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de la Fayette arrived from the northward to take the command of the military force in that state. This young nobleman had early espoused the cause of America with all the enthusiasm of an ardent and generous mind, and had manifested such a lively zeal for the interests of the Union as secured to him the enire confidence both of the American commander-in-chief and of congress. When che attempt was meditated against Arnold at Portsmouth, he was appointed to command the troops to be employed in the enterprise ; but on the abandonment of the expedition by the naval force of France he returned from Annapolis in Maryland, where he had arrived, and proceeded to the head of Elk river, at which place he received orders to take the command of the troops in Virginia.
When the Marquis de la Fayette marched to the southward on the meditated enterprise against Arnold, the troops which he carried along with him were drawn chiefly from the northern states; and, as it was believed the expedition would be of short duration, they were ill provided for a southern campaign, and had imbibed strong prejudices against the climate. When they understood that the duty would be more permanent than had been at first expected, numbers of them deserted. But, appealing to their honor, the marquis at length succeeded in inspiring his troops with the resolution of braving every danger and enduring every privation in the cause of their country. In order to encourage them, that young nobleman, as careless of fortune as he was ambitious of fame, borrowed money on his own personal credit from the merchants of Baltimore to purchase shoes, linen, and other necessaries, for his detachment; and the ladies of that city, with patriotic zeal, took charge of immediately making the summer clothes of the troops.
The marquis arrived at Richmond with his detachment on the evening before General Philips entered Manchester; and, instead of attempting to pass the river in the face of that officer, the British general marched back to Bermuda Hundreds, a point of land formed by the junction of James river and the Appomattox, destroying much valuable property on his way. Embarking his army,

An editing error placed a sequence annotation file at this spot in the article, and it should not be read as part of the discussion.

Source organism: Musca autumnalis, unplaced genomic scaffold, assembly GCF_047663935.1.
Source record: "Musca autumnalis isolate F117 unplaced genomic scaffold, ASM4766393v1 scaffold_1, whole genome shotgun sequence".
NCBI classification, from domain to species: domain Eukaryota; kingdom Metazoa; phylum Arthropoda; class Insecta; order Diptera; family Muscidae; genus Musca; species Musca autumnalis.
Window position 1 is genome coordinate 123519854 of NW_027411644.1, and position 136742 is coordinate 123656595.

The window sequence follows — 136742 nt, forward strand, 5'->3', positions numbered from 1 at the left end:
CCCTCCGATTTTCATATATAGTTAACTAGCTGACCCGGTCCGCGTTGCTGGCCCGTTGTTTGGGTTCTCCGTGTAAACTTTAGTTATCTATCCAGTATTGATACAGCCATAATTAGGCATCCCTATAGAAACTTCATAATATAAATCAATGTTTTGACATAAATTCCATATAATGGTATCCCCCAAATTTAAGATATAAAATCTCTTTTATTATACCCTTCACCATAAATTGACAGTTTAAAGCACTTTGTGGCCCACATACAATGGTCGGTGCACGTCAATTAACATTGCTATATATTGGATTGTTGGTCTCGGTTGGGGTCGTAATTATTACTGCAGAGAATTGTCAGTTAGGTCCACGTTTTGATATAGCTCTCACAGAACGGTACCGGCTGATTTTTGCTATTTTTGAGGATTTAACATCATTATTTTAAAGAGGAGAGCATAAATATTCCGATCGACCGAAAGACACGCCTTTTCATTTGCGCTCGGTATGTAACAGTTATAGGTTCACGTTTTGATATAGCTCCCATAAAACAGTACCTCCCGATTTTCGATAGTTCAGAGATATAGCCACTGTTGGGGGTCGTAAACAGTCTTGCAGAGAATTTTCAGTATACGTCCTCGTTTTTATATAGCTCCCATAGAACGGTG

he sailed down the river as far as Hog's island, where the van of his fleet arrived on the 5th day of May.
On the return of the British down the river, the marquis sent small parties to follow them and watch their motions, while he established his headquarters behind the river Chicahominy, at some distance from Richmond. On the 7th of May, General Philips received a letter from Cornwallis, informing him of his lordship’s march into Virginia, and mentioning Petersburgh as the place at which he expected to meet the British troops in that province. General Philips immediately returned up the river, landed one division at Brandon, while another proceeded to City point; and on the 9th, those two divisions met at Petersburgh, where their arrival was so unexpected that they took prisoners some of La Fayette's officers, who had been sent to that place for the purpose of collecting boats to convey his troops across the river. Meanwhile General Philips was seized with fever, and was so ill on reaching Petersburgh as to be unable to give orders. The progress of his disease was rapid, and he died four days afterward, when the command of the troops devolved on Arnold.
We formerly left Cornwallis at Wilmington, in North Carolina, on the 7th of April. There he remained eighteen days, in order to refresh his exhausted troops; and having resolved, after much deliberation, to proceed northward, on the 25th of the month he set out on his march into Virginia, a distance of 300 miles. In his progress, he met with little opposition. Colonel Tarleton, with 180 cavalry and 60 mounted infantry, preceded the army, and easily dispersed any bodies of militia that were assembling to interrupt it. On the 20th of May Cornwallis reached Petersburgh, and took the command of the British troops in Virgiñia. He felt his force decidedly superior to that opposed to him, and exulted in the prospect of success. Undervaluing the talents and resources of the Marquis de la Fayette, his young opponent, he incautiously wrote to Europe, in a letter which was intercepted, “ The boy can not escape me."
On being informed that General Philips, in returning up the river, had landed at Brandon on the southern bank, and that Cornwallis was marching northward, the marquis perceived that a junction of their forces was intended; and suspecting that Petersburgh was the appointed place of meeting, he endeavored to anticipate them in the occupation of that town. But the march of General Philips was so rapid that he entered it before him, and frustrated his design. The marquis, with his little army, consisting of 1,000 continentals, 2,000 militia, and 60 dragoons, took a position at Richmond and exerted himself in removing the military stores to places of greater security.